“A more demanding original schedule would, Dallas admits, probably have led to some stories being cut, the two most likely candidates being those of Gregory and Lewis Finch. If you’ve played the game, you’ll understand what a loss they would have been. “They ended up in places we were really happy with,” Dallas says, “But they were not sure things for a long, long time. They were really hard to pull off.”

In Lewis's story, gameplay perfectly illustrates the dichotomy between Lewis's real life and his imaginary world. On the right side of the screen is the canning factory where he works, using the joystick to repeat the same gesture over and over again. Cut off the head of the fish. On the left side of the screen (which grows as Lewis slowly goes crazy), you'll navigate complex and colorful environments such as villages, the ocean, and finally the palace.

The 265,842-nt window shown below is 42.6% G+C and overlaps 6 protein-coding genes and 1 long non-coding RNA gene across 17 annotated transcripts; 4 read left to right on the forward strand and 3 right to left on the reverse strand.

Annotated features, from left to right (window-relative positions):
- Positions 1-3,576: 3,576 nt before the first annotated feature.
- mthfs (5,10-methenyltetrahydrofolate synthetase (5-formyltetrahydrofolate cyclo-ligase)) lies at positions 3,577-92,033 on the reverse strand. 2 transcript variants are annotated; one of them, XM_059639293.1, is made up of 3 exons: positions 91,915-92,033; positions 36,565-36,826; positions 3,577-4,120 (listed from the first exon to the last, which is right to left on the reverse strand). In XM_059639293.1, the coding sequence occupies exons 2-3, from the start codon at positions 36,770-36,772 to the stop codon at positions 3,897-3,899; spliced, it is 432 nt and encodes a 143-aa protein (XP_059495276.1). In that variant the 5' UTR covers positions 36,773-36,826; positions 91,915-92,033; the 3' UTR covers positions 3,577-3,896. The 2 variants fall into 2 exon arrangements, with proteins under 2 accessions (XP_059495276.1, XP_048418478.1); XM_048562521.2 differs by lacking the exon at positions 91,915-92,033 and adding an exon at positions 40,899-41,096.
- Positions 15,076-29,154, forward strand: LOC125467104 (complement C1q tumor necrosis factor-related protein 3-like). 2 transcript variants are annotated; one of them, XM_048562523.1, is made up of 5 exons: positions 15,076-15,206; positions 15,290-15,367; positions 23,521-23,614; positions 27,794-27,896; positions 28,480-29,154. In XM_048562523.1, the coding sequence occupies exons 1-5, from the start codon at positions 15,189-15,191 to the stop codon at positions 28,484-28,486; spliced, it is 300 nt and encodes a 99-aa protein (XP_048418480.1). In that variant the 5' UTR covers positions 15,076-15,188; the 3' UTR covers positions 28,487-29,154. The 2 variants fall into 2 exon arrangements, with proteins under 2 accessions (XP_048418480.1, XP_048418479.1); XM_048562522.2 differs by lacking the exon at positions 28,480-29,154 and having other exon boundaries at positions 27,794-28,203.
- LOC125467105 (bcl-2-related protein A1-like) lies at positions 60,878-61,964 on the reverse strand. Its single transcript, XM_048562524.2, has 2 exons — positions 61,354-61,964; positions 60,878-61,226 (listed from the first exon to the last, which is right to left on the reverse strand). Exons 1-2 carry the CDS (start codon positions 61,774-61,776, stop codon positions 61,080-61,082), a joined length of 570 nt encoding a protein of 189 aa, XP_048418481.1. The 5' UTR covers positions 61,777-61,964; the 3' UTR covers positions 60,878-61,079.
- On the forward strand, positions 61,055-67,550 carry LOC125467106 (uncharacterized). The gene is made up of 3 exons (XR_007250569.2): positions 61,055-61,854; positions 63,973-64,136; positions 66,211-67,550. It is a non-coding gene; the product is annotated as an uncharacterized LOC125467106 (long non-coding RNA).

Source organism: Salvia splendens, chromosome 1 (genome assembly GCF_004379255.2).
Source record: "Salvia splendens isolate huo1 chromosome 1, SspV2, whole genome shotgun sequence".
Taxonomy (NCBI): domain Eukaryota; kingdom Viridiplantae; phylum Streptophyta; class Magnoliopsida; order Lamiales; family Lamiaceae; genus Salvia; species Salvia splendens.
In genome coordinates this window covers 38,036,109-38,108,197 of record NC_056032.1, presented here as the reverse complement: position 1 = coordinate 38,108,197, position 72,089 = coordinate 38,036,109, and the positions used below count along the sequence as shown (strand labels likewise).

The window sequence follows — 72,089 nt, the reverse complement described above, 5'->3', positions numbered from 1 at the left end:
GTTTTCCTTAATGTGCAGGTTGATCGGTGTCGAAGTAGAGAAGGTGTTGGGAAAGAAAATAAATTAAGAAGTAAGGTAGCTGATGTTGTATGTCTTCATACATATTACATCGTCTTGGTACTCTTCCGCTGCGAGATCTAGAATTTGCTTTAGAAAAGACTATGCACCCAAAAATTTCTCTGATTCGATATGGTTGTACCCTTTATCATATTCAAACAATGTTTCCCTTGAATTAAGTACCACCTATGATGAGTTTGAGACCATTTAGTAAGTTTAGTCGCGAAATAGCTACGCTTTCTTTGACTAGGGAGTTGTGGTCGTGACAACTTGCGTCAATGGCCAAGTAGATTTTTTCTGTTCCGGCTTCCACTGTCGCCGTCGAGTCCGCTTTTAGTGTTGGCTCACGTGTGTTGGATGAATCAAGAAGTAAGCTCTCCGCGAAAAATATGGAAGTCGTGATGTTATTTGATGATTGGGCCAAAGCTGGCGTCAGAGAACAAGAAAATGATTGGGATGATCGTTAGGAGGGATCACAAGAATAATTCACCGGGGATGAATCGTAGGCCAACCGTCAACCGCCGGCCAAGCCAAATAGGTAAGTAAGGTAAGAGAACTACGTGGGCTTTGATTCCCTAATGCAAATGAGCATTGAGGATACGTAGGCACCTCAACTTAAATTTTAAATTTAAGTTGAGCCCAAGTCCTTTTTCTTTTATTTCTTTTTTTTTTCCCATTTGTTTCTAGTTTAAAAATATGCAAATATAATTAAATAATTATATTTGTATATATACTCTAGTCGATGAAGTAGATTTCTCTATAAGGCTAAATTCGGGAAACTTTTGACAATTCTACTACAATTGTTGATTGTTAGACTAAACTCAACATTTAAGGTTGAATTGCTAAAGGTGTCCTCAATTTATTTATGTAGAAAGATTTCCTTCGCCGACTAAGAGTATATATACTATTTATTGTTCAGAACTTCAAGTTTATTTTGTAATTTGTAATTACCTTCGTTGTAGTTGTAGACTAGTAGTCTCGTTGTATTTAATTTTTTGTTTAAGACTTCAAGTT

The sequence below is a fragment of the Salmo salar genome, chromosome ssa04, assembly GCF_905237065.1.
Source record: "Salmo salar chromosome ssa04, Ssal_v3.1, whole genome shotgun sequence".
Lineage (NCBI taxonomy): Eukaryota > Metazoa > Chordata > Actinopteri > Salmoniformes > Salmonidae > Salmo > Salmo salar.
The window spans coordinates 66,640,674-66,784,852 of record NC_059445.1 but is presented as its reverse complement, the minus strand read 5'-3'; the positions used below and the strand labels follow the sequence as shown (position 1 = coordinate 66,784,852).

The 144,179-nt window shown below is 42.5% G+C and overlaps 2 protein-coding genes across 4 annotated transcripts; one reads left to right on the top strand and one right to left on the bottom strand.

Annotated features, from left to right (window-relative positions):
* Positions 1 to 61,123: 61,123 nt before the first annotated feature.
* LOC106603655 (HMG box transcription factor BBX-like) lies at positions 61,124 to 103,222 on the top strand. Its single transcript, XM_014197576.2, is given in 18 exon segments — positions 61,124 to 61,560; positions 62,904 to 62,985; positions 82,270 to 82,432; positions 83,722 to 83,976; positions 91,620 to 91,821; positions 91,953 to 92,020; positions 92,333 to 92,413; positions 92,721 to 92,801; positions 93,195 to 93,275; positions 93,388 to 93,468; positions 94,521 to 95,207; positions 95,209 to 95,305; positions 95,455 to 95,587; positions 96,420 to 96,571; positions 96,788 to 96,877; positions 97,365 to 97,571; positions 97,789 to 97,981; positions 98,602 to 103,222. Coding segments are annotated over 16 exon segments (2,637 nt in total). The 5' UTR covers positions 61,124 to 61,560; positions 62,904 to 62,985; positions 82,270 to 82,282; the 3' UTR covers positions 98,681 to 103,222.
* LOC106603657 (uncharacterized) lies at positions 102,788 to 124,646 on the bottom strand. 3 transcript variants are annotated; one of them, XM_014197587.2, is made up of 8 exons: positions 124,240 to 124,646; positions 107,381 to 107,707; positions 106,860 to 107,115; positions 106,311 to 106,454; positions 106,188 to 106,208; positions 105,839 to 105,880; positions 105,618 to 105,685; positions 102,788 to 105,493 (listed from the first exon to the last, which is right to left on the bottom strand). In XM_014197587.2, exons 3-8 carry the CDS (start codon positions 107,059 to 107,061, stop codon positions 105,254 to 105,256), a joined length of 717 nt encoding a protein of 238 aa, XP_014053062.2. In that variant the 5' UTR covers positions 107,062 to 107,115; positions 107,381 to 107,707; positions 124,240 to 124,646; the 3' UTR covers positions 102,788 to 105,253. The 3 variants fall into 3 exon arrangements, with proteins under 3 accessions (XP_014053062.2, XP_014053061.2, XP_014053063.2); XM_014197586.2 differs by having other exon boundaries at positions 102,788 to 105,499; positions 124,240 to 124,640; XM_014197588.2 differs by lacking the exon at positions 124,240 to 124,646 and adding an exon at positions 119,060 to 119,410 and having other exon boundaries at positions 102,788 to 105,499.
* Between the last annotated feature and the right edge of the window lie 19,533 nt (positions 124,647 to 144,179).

What Remains Edith Finch is a game about empathy, as Ian Dallas explains:

“I was really nervous about any maudlin sentimentality, maybe to the game’s detriment,” he says. “One of the things we talked about a lot, right up until we shipped, was what Edith should say at the very end of the game — like, her last line. But I just feel it’s really manipulative to have something that is consciously trying to pull at your heartstrings like that. It’s ultimately unnecessary and kind of shoddy. For me, it starts and ends with empathy — it’s about creating a space where you are encouraged and allowed the time to feel empathy for someone else.”

Each story is a jewel embedded in the family tree, and as you progress through the game you realize how poetic and beautiful death can be when you let go of all your sadness. For me, this game is a wonderful poem: a poem about mourning, about what has been lost, trying to approach death with sensitivity and even a little humor. In the end, we'll never know if the story is really about what happened to the sparrows, but does it really matter?


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© 2022 by Bhuvanesh Tekavade | +44 7902 414 089